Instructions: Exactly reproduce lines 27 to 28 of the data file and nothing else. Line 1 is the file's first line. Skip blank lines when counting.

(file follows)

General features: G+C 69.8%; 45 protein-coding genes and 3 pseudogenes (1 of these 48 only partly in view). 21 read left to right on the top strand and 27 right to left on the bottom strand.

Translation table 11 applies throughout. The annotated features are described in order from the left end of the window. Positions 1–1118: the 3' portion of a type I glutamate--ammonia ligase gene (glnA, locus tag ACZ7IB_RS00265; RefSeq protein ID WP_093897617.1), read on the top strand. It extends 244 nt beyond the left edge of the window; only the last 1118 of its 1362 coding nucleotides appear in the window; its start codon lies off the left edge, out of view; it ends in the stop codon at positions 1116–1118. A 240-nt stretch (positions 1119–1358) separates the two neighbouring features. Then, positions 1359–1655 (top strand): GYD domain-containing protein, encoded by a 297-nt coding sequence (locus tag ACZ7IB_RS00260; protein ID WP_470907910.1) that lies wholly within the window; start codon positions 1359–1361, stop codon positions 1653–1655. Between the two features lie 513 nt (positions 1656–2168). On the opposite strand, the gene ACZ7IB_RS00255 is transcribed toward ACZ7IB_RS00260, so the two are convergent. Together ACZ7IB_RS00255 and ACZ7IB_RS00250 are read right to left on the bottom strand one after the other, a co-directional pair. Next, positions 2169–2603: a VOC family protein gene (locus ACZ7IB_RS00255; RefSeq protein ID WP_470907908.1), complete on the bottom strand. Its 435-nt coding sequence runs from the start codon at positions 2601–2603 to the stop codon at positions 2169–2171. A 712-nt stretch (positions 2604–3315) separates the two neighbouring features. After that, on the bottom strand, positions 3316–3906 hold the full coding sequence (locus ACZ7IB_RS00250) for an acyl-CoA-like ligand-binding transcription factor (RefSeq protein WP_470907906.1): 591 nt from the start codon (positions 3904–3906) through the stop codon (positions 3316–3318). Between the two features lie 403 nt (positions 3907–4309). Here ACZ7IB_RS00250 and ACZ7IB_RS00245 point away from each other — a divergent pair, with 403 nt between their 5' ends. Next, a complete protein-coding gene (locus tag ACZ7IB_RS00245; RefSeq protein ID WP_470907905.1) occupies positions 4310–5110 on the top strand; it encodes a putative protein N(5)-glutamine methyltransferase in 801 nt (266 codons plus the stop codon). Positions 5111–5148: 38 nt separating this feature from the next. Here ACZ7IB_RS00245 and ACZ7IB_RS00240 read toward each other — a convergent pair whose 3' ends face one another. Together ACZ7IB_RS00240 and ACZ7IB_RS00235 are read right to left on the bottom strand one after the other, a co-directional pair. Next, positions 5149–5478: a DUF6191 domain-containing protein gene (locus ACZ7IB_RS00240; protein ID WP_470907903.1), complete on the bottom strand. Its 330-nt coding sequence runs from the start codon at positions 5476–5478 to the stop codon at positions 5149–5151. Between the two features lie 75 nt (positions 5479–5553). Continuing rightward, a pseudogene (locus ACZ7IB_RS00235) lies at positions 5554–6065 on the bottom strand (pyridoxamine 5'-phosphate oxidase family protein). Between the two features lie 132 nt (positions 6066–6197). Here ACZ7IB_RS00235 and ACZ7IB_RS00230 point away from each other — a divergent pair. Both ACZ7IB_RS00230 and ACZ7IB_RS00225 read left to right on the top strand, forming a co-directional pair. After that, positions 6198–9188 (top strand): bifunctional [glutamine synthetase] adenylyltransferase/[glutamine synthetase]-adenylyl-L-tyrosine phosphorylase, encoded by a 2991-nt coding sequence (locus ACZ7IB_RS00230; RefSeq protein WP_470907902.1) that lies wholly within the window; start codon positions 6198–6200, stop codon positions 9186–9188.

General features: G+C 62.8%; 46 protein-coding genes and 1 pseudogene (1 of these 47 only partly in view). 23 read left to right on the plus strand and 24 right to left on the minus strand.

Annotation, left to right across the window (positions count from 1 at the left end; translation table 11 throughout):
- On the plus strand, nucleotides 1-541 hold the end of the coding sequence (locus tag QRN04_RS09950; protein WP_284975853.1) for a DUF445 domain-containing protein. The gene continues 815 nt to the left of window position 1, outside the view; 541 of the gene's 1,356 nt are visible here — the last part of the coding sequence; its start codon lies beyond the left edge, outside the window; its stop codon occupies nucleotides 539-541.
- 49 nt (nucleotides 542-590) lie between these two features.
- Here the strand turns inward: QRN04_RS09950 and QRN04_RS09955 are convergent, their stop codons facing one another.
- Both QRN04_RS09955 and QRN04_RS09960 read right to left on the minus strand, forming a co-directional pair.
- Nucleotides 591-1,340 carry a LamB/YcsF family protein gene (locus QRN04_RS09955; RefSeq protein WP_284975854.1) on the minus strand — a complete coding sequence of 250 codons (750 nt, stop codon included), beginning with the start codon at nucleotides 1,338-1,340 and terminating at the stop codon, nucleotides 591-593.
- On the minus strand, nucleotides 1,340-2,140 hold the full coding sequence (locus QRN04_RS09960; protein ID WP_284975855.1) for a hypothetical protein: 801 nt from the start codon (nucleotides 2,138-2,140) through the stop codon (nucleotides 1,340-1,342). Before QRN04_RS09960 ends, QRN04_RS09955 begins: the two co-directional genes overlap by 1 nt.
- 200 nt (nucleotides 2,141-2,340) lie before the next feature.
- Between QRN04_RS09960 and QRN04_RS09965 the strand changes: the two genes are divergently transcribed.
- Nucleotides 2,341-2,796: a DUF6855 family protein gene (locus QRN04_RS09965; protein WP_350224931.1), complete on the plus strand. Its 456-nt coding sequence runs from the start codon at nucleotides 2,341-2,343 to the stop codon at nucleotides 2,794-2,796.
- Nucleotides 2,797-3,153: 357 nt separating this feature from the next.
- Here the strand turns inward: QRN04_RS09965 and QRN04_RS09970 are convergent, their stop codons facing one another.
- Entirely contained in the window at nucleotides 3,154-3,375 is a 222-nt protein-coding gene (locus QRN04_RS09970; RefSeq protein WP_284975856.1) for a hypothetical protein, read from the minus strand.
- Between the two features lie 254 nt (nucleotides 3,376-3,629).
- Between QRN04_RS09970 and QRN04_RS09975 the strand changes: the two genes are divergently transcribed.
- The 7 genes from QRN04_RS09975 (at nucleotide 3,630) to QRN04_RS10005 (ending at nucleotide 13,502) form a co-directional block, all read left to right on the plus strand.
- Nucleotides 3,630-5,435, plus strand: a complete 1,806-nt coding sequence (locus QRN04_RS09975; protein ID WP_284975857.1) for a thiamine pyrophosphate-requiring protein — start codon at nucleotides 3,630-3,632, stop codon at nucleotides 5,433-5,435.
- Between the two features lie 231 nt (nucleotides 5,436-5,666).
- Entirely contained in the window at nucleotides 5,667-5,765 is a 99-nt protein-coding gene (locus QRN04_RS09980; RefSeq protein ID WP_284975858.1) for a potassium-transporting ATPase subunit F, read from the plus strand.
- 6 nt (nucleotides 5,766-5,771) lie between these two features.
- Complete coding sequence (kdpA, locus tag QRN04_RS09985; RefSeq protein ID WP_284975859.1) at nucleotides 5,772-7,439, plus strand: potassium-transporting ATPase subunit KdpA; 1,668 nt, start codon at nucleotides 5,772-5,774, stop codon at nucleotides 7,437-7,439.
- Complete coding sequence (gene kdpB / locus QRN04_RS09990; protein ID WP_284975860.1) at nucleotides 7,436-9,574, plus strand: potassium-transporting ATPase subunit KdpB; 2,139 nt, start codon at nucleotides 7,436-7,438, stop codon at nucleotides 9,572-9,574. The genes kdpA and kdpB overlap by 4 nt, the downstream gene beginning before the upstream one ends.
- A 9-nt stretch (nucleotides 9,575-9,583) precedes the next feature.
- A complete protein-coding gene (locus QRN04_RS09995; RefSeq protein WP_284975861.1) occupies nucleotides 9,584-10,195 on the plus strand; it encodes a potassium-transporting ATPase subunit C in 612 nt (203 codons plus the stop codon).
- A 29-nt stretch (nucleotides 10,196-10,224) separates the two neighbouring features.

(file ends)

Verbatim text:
- A complete protein-coding gene (locus QRN04_RS09995; RefSeq protein WP_284975861.1) occupies nucleotides 9,584-10,195 on the plus strand; it encodes a potassium-transporting ATPase subunit C in 612 nt (203 codons plus the stop codon).
- A 29-nt stretch (nucleotides 10,196-10,224) separates the two neighbouring features.